Seat Belts

In 2009, seat belt use averaged 88 percent nationally, compared with 69 percent in 1998. However, the National Safety Council estimates that more than 14,000 people die each year in highway crashes that would not have been fatal if seat belts had been used. These 14,000 deaths could have been prevented by simply "buckling up."

There are plenty of arguments against the use of seat belts, but little evidence to support their objections. The fact is seat belts are the single most effective traffic safety device for preventing death and injury, according to the National Highway Traffic Safety Administration. And, wearing a seat belt can reduce the risk of crash injuries by 50 percent. Everyone traveling in a vehicle should consistently wear their seat belt and wear it properly.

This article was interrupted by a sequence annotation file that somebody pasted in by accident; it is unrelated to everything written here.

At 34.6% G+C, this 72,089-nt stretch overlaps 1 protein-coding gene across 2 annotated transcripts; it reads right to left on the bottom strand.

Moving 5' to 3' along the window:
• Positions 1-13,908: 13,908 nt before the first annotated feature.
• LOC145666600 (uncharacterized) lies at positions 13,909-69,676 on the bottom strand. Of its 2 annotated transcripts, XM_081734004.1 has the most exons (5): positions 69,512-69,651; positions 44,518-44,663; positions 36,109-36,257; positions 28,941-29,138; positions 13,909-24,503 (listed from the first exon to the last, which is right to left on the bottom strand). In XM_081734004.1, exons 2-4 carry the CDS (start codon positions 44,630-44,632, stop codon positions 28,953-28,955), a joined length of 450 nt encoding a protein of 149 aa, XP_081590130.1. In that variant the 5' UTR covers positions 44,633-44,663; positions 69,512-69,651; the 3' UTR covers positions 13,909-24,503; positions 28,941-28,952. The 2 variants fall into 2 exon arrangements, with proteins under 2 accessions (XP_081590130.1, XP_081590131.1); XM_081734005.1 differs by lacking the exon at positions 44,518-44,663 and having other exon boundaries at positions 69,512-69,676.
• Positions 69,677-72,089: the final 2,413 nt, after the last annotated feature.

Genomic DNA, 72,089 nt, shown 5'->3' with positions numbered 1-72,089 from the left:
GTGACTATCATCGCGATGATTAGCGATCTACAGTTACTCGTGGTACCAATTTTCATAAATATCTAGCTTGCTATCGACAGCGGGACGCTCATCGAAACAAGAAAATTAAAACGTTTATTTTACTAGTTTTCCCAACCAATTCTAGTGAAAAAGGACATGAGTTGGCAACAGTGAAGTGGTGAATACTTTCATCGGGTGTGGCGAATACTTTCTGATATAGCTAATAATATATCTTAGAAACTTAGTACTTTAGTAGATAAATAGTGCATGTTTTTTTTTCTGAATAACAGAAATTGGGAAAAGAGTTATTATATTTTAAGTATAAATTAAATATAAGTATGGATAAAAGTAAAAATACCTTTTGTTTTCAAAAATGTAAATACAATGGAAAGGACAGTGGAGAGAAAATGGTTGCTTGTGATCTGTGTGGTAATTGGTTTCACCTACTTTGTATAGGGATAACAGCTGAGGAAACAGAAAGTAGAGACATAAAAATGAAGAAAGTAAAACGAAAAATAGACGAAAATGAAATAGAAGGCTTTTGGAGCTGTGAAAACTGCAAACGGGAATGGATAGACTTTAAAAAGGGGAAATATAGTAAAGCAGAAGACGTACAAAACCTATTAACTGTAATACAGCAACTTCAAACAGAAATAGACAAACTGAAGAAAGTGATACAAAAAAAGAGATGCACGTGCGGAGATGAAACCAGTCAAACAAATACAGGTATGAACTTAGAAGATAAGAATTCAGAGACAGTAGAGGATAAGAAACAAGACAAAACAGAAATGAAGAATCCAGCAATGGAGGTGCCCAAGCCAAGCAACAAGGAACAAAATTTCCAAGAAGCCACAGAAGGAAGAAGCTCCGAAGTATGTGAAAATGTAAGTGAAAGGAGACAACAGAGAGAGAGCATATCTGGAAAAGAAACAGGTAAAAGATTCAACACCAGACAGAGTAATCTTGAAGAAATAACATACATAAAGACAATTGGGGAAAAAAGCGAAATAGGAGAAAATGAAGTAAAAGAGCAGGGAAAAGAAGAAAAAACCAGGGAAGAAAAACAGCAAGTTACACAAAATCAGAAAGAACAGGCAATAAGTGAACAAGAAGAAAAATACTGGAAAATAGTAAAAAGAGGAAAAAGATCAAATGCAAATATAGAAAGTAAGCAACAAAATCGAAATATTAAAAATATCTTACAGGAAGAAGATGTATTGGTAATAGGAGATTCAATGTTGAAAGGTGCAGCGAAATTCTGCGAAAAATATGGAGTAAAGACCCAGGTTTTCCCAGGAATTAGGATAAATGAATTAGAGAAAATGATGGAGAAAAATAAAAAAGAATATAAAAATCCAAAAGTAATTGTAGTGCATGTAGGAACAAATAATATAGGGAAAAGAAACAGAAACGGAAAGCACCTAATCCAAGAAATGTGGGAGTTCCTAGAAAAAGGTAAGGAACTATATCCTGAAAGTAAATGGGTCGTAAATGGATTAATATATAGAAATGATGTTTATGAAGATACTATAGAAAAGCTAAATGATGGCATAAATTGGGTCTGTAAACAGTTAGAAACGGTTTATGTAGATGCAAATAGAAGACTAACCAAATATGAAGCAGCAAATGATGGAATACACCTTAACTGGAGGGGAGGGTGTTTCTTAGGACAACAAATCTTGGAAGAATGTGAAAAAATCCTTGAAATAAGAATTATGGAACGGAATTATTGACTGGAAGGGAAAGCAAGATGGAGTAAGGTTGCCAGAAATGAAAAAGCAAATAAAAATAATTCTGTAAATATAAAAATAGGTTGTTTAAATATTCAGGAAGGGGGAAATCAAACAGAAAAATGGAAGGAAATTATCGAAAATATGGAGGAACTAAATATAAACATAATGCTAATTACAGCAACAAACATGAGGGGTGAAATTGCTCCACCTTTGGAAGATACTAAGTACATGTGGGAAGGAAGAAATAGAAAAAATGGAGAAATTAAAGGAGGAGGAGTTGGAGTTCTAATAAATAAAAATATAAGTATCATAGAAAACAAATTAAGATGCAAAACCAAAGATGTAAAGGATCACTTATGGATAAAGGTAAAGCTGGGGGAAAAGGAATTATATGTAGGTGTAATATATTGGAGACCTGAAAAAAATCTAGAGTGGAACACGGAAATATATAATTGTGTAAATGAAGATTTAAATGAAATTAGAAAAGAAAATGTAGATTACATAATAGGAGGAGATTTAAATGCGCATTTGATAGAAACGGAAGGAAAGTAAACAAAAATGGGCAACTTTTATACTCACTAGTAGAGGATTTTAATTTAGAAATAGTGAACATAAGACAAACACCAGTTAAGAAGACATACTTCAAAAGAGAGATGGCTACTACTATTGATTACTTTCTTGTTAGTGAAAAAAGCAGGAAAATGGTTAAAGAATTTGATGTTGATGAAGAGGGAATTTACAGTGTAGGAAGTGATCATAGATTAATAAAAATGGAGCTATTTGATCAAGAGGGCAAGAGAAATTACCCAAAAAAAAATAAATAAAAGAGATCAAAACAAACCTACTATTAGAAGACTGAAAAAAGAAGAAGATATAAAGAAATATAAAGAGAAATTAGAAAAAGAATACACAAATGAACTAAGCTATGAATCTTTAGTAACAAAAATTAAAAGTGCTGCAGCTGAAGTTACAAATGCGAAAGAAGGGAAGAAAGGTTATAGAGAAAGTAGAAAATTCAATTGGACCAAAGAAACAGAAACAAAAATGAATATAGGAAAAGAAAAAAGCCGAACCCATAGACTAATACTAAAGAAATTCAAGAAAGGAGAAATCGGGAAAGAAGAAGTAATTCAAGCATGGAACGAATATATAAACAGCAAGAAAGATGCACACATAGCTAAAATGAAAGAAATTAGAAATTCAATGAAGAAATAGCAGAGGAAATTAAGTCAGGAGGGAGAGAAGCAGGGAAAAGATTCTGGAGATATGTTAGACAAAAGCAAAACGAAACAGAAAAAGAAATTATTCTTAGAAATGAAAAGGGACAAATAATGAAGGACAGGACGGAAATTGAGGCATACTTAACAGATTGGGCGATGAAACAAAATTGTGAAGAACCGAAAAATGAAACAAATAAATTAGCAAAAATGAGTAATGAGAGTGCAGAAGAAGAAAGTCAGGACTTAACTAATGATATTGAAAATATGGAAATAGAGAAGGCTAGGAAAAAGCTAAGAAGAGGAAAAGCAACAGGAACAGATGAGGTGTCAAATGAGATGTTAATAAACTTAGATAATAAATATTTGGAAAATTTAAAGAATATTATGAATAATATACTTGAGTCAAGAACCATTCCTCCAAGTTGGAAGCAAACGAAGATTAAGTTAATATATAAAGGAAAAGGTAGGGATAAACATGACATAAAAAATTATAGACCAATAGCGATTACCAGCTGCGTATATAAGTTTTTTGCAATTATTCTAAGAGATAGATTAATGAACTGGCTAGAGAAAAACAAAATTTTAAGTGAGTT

How to Wear a Seat Belt Lap Belt:

  • Be sure the belt is snug.  Slack allows room for movement before or during the crash, increasing the risk of spinal cord or head injury.
  • Be sure the belt is flat. A twisted belt concentrates the stress on a small body area, increasing the likelihood of injury.
  • Sit with your seat back upright. If the seat is reclined, you can slide under the belt, strike the dashboard or front seat and increase the possibility of abdominal injuries.
  • Sit back deeply in the seat.

Shoulder Belt:

  • Be sure the belt is snug.  Too much slack could result in facial and chest injuries.
  • Wear the belt over the shoulder, across the collarbone and diagonally across the chest.
  • Do not wear the belt under the arm. The collarbone is strong enough to distribute the crash forces, but the ribs are likely to break and puncture the lungs, heart, liver or spleen that lie beneath them.
  • Do not wear the belt in front of the face or neck.

Discussion Questions

  • Are seat belts important? Why?
  • What are two ways to properly wear your lap belt?
  • What are two ways to properly wear your shoulder belt?